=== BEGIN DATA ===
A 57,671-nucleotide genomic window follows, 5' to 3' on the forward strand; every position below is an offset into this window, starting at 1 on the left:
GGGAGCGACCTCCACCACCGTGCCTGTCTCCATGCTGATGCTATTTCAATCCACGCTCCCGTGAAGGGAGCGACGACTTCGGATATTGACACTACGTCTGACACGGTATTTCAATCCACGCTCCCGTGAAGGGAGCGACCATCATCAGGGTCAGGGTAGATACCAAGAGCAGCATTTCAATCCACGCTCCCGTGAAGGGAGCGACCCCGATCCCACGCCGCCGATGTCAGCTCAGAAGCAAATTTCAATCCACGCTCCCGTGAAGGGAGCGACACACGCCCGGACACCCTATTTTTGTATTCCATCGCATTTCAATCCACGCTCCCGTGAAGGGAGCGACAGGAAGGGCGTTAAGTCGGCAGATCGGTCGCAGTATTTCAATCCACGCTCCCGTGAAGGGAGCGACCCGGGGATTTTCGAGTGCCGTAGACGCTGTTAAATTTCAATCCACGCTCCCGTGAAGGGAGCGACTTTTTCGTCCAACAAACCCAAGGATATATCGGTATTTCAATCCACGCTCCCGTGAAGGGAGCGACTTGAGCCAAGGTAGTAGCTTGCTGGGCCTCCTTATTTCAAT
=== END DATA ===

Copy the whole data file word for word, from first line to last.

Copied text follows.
A 57,671-nucleotide genomic window follows, 5' to 3' on the forward strand; every position below is an offset into this window, starting at 1 on the left:
GGGAGCGACCTCCACCACCGTGCCTGTCTCCATGCTGATGCTATTTCAATCCACGCTCCCGTGAAGGGAGCGACGACTTCGGATATTGACACTACGTCTGACACGGTATTTCAATCCACGCTCCCGTGAAGGGAGCGACCATCATCAGGGTCAGGGTAGATACCAAGAGCAGCATTTCAATCCACGCTCCCGTGAAGGGAGCGACCCCGATCCCACGCCGCCGATGTCAGCTCAGAAGCAAATTTCAATCCACGCTCCCGTGAAGGGAGCGACACACGCCCGGACACCCTATTTTTGTATTCCATCGCATTTCAATCCACGCTCCCGTGAAGGGAGCGACAGGAAGGGCGTTAAGTCGGCAGATCGGTCGCAGTATTTCAATCCACGCTCCCGTGAAGGGAGCGACCCGGGGATTTTCGAGTGCCGTAGACGCTGTTAAATTTCAATCCACGCTCCCGTGAAGGGAGCGACTTTTTCGTCCAACAAACCCAAGGATATATCGGTATTTCAATCCACGCTCCCGTGAAGGGAGCGACTTGAGCCAAGGTAGTAGCTTGCTGGGCCTCCTTATTTCAAT